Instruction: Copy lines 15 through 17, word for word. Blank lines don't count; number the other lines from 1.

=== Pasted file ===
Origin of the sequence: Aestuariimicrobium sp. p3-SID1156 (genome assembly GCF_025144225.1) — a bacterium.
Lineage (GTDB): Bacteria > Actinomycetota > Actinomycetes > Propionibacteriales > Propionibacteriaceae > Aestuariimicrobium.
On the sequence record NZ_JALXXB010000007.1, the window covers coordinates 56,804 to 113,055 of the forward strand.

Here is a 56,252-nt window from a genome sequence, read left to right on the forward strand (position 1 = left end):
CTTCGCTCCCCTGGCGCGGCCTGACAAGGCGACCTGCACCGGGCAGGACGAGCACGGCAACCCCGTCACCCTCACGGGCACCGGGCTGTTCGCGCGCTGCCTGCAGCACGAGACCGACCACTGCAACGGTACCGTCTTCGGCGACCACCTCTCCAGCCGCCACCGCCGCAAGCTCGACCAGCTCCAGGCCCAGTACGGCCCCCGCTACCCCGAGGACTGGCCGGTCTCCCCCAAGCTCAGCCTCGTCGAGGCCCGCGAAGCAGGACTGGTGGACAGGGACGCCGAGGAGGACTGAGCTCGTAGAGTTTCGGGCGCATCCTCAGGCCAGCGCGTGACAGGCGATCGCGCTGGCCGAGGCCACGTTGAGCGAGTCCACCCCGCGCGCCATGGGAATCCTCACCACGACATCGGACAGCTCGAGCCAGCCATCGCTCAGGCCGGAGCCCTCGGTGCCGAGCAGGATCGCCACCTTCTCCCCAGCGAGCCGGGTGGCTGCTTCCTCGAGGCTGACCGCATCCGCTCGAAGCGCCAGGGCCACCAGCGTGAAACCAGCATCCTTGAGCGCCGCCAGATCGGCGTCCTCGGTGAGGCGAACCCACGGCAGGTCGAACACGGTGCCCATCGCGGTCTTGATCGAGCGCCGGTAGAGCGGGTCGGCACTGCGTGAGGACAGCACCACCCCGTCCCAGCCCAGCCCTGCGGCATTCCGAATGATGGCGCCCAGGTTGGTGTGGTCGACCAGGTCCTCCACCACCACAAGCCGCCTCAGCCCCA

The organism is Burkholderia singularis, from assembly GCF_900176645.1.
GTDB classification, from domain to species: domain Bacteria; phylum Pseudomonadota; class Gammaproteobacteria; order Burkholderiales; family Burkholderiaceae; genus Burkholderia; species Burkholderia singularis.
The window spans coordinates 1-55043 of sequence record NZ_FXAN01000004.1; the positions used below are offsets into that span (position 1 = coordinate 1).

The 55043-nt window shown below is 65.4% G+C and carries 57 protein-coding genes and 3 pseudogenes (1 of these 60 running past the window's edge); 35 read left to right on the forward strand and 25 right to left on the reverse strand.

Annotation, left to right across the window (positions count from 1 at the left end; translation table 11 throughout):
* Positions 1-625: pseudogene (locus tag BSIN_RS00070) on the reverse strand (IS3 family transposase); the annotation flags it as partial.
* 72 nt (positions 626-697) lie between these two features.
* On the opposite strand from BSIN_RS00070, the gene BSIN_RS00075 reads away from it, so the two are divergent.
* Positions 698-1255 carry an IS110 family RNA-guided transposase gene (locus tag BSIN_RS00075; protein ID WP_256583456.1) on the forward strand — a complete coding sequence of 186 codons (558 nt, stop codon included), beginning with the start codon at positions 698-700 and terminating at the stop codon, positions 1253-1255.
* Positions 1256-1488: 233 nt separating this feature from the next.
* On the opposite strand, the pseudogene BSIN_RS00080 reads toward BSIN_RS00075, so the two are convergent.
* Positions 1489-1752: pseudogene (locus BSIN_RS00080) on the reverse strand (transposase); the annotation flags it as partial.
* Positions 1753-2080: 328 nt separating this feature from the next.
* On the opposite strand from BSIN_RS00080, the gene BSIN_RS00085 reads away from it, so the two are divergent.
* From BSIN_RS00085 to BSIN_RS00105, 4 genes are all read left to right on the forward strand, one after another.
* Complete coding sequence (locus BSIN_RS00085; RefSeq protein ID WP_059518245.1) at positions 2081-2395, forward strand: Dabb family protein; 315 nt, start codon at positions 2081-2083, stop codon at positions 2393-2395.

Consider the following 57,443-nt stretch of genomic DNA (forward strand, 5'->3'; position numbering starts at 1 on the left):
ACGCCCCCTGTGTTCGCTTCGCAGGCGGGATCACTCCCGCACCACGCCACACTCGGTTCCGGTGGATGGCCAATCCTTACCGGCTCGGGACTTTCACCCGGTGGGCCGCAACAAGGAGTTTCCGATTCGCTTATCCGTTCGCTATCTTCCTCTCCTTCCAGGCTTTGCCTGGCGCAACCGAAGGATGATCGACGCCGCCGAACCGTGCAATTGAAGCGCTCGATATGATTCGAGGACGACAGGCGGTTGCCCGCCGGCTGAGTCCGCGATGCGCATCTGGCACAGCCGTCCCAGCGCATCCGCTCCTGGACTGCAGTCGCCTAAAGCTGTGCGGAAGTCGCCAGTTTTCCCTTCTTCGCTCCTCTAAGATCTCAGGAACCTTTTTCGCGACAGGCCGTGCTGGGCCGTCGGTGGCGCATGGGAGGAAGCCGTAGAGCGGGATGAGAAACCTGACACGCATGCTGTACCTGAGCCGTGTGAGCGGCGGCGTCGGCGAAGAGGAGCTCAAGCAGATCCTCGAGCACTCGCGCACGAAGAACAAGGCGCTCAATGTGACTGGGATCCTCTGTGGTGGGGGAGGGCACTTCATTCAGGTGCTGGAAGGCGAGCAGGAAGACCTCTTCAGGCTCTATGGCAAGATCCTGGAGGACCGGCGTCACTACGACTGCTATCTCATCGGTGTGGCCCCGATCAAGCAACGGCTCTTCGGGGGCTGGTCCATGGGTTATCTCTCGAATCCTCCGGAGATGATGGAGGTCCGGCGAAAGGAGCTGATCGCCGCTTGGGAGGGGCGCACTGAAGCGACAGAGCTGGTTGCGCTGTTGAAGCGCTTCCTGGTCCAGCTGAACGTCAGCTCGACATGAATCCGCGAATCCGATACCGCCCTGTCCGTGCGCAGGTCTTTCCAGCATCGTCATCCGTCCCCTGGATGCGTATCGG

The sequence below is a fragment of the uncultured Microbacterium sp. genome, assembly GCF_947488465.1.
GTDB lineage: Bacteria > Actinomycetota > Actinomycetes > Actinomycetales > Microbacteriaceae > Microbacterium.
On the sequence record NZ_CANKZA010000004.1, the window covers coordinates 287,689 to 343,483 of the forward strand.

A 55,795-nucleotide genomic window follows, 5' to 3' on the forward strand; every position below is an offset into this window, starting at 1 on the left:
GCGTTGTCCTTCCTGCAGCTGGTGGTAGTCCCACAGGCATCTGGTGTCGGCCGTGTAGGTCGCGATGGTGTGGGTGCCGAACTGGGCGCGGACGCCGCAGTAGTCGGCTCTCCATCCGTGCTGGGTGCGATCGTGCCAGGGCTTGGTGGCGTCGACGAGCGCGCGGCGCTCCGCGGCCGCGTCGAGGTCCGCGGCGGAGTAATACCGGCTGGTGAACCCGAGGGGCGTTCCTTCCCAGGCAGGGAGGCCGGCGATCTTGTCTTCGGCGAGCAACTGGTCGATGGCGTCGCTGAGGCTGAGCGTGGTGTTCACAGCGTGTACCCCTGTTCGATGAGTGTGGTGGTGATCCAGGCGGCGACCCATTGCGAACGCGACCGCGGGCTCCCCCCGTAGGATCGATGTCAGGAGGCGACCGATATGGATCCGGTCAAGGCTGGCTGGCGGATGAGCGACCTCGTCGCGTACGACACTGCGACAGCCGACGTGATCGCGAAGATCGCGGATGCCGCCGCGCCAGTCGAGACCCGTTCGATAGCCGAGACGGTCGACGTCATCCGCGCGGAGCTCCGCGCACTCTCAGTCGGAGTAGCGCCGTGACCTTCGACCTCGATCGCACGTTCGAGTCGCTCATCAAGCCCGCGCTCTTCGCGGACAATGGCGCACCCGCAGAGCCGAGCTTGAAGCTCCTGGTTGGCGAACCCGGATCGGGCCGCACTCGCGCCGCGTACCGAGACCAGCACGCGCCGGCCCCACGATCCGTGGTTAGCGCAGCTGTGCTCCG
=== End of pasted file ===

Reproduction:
* Positions 1256-1488: 233 nt separating this feature from the next.
* On the opposite strand, the pseudogene BSIN_RS00080 reads toward BSIN_RS00075, so the two are convergent.
* Positions 1489-1752: pseudogene (locus BSIN_RS00080) on the reverse strand (transposase); the annotation flags it as partial.